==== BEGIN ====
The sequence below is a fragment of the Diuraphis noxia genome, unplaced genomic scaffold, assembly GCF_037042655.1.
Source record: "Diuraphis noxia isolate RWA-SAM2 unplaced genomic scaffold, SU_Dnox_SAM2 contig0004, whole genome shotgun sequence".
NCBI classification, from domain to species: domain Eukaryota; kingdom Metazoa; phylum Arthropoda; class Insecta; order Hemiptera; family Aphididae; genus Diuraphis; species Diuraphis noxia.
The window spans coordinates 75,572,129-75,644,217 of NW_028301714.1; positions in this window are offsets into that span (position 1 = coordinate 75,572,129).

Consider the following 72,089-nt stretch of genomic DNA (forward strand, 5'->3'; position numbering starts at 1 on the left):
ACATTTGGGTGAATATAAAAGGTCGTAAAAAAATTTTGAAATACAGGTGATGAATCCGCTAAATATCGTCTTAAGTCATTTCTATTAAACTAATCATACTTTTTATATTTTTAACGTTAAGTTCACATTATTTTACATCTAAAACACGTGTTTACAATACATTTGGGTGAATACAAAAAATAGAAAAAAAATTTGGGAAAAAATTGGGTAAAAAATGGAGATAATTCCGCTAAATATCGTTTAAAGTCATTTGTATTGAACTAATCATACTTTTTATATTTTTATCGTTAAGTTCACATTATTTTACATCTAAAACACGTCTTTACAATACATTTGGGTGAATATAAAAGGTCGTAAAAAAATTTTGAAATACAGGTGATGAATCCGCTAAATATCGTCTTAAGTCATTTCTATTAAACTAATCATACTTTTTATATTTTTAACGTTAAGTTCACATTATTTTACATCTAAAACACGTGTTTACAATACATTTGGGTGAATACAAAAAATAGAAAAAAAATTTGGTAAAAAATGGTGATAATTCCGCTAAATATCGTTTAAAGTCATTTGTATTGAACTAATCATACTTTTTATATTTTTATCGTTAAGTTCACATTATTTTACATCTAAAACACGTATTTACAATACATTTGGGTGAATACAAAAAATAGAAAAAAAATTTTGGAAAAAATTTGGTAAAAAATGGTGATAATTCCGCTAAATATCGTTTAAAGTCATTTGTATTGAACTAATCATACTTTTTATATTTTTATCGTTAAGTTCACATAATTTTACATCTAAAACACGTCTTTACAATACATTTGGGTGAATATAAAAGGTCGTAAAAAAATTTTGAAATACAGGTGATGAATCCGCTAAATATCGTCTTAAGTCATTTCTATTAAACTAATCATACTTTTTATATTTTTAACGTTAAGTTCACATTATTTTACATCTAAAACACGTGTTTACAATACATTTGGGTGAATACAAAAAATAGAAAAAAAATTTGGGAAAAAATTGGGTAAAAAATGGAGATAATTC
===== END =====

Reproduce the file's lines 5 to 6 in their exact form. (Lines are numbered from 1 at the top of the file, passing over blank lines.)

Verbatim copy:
Consider the following 72,089-nt stretch of genomic DNA (forward strand, 5'->3'; position numbering starts at 1 on the left):
ACATTTGGGTGAATATAAAAGGTCGTAAAAAAATTTTGAAATACAGGTGATGAATCCGCTAAATATCGTCTTAAGTCATTTCTATTAAACTAATCATACTTTTTATATTTTTAACGTTAAGTTCACATTATTTTACATCTAAAACACGTGTTTACAATACATTTGGGTGAATACAAAAAATAGAAAAAAAATTTGGGAAAAAATTGGGTAAAAAATGGAGATAATTCCGCTAAATATCGTTTAAAGTCATTTGTATTGAACTAATCATACTTTTTATATTTTTATCGTTAAGTTCACATTATTTTACATCTAAAACACGTCTTTACAATACATTTGGGTGAATATAAAAGGTCGTAAAAAAATTTTGAAATACAGGTGATGAATCCGCTAAATATCGTCTTAAGTCATTTCTATTAAACTAATCATACTTTTTATATTTTTAACGTTAAGTTCACATTATTTTACATCTAAAACACGTGTTTACAATACATTTGGGTGAATACAAAAAATAGAAAAAAAATTTGGTAAAAAATGGTGATAATTCCGCTAAATATCGTTTAAAGTCATTTGTATTGAACTAATCATACTTTTTATATTTTTATCGTTAAGTTCACATTATTTTACATCTAAAACACGTATTTACAATACATTTGGGTGAATACAAAAAATAGAAAAAAAATTTTGGAAAAAATTTGGTAAAAAATGGTGATAATTCCGCTAAATATCGTTTAAAGTCATTTGTATTGAACTAATCATACTTTTTATATTTTTATCGTTAAGTTCACATAATTTTACATCTAAAACACGTCTTTACAATACATTTGGGTGAATATAAAAGGTCGTAAAAAAATTTTGAAATACAGGTGATGAATCCGCTAAATATCGTCTTAAGTCATTTCTATTAAACTAATCATACTTTTTATATTTTTAACGTTAAGTTCACATTATTTTACATCTAAAACACGTGTTTACAATACATTTGGGTGAATACAAAAAATAGAAAAAAAATTTGGGAAAAAATTGGGTAAAAAATGGAGATAATTC